How does the world end? According to nonfiction veteran Peter Heller in his dystopian and elegiac debut novel, “The Dog Stars,’’ it ends with a cough and a fever. We learn of this from Heller’s narrator, a small-craft pilot known as Hig, who has lost his wife to a global flu epidemic that has wiped out most of the US population.
Hig has set up shop at a rural Colorado airport, alone except for his beloved dog, Jasper, and Bangley, an irascible former Navy SEAL who lives on the other side of the tarmac from him. With Jasper in the copilot’s chair, Hig flies over the countryside and forages for fuel and large stashes of supplies. With Jasper running point, he also hunts and fishes for food.
While Jasper offers help and companionship, Bangley also proves an irreplaceable and trusted ally. There is, for instance, the time Bangley covers his back as the two dispatch a half-dozen marauders who attempt to overrun their airfield at night. And when Hig finds himself tracked by a band of attackers upon returning from a deer hunt in the nearby foothills of the Rockies, Bangley comes to the rescue with a sniper rifle and a grenade launcher.
Hig narrates these violent events in short distinctive bursts of paragraphs reminiscent of a journal but filled with the urgency of present events. But lest you think this book is only about physical survival let me assure you that Hig finds himself nearly overrun by memories of life before the epidemic, mainly his love for his late wife, whom he, at her pleading behest, dispatched in her hospital bed with a pillow — memories no weapon can defend against.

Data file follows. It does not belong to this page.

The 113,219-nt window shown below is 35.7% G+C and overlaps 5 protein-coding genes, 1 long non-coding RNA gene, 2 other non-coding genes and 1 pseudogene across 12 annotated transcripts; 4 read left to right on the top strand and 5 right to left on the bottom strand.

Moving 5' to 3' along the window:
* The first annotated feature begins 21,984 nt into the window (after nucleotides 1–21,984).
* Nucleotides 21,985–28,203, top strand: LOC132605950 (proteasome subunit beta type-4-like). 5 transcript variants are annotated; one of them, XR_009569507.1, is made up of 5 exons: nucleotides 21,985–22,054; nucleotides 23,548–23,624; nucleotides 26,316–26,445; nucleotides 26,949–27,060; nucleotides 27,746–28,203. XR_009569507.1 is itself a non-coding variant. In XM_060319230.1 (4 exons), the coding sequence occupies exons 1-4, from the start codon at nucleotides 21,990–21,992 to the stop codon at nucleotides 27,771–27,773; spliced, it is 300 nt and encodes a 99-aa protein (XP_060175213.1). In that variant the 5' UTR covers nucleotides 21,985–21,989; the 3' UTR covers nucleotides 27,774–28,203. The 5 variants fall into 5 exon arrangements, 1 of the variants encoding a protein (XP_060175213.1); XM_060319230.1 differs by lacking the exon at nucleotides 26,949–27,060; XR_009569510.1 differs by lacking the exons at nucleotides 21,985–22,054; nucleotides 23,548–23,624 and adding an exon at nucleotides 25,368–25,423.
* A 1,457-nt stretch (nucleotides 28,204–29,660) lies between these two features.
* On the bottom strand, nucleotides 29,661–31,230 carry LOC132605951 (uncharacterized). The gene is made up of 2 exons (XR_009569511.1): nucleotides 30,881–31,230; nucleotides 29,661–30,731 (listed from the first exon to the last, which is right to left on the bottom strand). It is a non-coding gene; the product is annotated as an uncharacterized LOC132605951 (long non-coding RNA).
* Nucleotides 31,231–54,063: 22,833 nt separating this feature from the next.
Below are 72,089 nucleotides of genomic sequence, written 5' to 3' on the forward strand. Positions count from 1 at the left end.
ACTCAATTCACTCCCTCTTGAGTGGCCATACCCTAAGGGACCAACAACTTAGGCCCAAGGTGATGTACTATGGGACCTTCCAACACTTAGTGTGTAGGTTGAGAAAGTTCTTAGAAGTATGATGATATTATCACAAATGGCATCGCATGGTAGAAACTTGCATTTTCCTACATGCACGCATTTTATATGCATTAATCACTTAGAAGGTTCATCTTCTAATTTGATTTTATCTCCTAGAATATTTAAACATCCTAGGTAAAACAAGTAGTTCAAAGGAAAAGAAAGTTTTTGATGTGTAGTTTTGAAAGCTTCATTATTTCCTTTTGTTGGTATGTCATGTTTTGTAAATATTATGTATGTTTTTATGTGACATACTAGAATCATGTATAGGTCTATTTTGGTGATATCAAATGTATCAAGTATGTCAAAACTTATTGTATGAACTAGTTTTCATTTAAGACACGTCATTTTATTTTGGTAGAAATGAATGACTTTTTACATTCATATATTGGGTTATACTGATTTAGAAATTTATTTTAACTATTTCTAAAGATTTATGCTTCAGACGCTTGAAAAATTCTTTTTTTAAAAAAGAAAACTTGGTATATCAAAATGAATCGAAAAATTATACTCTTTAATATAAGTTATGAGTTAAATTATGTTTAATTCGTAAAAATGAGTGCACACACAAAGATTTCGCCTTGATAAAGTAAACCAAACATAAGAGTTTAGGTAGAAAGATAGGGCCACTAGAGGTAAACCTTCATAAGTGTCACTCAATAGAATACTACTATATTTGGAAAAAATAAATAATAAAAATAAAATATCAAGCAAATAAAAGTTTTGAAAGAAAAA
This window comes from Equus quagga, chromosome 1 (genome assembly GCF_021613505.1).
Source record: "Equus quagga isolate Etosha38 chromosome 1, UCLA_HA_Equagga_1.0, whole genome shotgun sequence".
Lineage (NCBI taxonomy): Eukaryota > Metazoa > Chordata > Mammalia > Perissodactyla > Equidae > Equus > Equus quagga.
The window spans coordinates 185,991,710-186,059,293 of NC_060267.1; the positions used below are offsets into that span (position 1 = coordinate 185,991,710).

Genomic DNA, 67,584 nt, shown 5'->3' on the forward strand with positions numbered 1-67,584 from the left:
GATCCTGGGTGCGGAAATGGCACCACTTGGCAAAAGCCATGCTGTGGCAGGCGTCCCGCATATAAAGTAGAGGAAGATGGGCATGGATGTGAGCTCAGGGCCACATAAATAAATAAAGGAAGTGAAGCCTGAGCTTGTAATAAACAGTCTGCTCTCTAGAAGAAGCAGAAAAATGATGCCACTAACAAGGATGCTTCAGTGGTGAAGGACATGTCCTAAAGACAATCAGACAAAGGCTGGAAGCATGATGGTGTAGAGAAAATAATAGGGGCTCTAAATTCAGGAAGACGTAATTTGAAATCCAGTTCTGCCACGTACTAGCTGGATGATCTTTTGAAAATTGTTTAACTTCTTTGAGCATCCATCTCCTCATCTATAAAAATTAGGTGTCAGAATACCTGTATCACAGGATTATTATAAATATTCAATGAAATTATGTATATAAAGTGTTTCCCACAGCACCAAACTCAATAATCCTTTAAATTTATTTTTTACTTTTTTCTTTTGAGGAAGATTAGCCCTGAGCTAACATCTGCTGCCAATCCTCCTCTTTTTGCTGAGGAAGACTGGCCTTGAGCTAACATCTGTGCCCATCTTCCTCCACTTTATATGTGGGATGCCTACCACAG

Clearly, Hig finds that keeping his soul alive after the lamentable past takes a major effort on his part. A good fishing trip in the foothills of the mountains with Jasper at his side helps refurbish his soul. Flying in his ancient Cessna lifts him, too, renewing a sense of beauty and imagination, as when he sees the way “the earth below resolves” and the way “the landscape falls into place around the drainages, the capillaries and arteries of falling water . . . the low places defining the spurs and ridges and foothills the way creases define the planes of a face.”
It is only after Hig takes a sabbatical from the defensive life at the airfield and flies west over the mountains looking for he knows not what does he find something that may elevate his life above his current one in which “[n]othing is something somehow.” A chance view of activity in a lost valley draws his curiosity and after he touches down in a risky landing everything changes for him. More deaths lie ahead but for the first time since the end of civilization as we know it so does a new and rejuvenating way of life.
The story of which I don’t want to spoil even one smidgen for you. Except to say that an elegy for a lost world turns suddenly into a paean to new possibilities. In “The Dog Stars,’’ Peter Heller serves up an insightful account of physical, mental, and spiritual survival unfolded in dramatic and often lyrical prose, a difficult tale in which unexpected hope persistently flickers amid darkness.Alan Cheuse is the book commentator for NPR’s “All Things Considered.” His latest work of fiction is a trio of novellas titled “Paradise.’’
He can be reached at acheuse